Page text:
Good food for good thought

Most teachers would agree that it is important that students remember much of what they read. Yet one of the most common sights on high school and college campuses across the land is that of students poring over textbooks, yellow marker in hand, highlighting pertinent passages — which often end up including most of the page. Later in the semester, to prepare for their exams, students hit the textbooks again, rereading the yellow blocks of text.

Studies have shown that highlighting and rereading text is among the least effective ways for students to remember the content of what they have read. A far better technique is for students to quiz themselves. In one study, students who read a text once and then tried to recall it on three occasions scored 50 percent higher on exams than students who read the text and then reread it three times. And yet many teachers persist in encouraging — or at least not discouraging — the techniques that science has proved to fall short.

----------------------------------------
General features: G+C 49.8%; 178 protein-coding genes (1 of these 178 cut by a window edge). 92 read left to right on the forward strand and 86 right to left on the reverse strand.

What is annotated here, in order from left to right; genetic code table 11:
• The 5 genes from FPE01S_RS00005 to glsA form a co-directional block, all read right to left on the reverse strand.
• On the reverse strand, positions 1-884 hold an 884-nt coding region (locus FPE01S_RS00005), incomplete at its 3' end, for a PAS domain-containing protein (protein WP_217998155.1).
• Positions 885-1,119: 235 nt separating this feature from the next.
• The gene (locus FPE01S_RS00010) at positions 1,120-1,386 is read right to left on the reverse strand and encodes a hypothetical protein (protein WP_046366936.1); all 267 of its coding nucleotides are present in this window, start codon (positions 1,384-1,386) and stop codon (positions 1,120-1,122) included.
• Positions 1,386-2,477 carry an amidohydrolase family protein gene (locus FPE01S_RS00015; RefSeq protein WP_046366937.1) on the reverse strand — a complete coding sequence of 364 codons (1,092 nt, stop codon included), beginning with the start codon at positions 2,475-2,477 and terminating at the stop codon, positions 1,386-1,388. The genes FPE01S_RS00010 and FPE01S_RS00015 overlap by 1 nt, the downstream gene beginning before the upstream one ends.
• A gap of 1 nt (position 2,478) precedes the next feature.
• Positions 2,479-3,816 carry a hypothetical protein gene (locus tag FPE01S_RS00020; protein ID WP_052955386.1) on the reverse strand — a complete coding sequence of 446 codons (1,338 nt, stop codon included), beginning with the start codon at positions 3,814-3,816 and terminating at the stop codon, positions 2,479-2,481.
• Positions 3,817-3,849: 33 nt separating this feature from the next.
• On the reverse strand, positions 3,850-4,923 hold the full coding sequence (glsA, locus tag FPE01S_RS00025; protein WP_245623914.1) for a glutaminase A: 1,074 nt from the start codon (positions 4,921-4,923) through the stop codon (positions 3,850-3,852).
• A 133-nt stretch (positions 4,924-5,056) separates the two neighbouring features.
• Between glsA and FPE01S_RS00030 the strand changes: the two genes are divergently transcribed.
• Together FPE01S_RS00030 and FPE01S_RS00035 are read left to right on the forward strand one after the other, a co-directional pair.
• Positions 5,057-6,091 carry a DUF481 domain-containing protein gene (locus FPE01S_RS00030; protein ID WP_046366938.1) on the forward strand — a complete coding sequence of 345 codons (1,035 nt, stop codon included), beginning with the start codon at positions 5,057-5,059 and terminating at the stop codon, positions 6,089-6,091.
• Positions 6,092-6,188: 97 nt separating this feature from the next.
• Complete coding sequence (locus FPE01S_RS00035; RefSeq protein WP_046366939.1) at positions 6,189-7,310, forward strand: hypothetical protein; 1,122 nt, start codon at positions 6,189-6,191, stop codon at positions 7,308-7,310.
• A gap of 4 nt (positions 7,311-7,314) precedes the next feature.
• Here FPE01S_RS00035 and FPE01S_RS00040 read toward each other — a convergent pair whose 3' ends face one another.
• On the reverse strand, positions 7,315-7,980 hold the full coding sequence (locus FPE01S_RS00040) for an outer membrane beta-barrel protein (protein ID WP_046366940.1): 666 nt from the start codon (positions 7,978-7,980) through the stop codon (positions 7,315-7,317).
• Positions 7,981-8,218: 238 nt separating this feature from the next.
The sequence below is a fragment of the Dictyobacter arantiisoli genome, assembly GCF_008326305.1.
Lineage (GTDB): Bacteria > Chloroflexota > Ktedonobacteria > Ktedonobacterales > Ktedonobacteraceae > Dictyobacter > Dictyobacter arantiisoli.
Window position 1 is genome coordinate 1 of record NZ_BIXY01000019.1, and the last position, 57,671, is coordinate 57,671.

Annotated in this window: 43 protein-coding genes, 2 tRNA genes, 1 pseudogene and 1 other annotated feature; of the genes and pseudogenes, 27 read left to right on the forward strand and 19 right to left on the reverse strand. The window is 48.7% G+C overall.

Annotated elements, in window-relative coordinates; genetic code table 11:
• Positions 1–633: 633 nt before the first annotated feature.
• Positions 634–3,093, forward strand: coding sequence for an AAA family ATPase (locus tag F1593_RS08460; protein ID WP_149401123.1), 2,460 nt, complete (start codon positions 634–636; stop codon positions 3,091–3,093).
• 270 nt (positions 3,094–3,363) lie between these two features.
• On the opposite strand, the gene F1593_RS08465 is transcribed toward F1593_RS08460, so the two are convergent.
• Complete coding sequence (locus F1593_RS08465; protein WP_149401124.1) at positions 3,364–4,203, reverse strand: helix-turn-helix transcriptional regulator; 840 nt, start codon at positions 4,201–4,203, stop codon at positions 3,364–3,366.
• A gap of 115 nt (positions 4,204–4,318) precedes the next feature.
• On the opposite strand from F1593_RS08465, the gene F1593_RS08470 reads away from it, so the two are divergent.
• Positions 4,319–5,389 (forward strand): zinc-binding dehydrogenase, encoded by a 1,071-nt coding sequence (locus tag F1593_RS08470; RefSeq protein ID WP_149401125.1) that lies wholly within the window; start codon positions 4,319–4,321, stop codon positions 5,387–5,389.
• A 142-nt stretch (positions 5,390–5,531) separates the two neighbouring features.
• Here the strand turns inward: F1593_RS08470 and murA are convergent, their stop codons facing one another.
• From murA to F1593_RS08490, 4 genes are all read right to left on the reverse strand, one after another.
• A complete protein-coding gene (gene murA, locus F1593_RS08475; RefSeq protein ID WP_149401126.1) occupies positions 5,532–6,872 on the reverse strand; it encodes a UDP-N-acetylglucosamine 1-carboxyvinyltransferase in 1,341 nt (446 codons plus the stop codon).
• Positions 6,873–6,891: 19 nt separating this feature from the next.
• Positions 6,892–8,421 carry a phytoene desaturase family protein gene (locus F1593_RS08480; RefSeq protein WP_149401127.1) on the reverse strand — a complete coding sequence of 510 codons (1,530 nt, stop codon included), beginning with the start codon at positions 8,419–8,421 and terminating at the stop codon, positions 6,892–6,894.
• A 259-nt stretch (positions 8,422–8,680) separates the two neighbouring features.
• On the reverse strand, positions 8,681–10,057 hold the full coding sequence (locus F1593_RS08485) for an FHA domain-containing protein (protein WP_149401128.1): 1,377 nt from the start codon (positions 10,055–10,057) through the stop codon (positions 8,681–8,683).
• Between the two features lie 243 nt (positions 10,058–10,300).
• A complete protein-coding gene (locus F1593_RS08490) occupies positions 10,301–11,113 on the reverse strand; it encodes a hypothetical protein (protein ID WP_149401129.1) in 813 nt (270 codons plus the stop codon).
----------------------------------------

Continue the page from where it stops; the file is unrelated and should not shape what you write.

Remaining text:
It is also important that insights provided by a clearinghouse come from basic science. Many teachers, for instance, need to be disabused of the notions children have different “learning styles” and that boys’ brains are hardwired to be better at spatial tasks than girls’. This job of bringing accurate scientific information about thinking and learning to teachers might arguably fall to schools of education, states, districts and teachers’ professional organizations, but these institutions have shown little interest in the job. A neutral national review board would be the simplest and quickest answer to a problem that is a big obstacle to broad improvement across many schools.

How Science Can Improve Teaching

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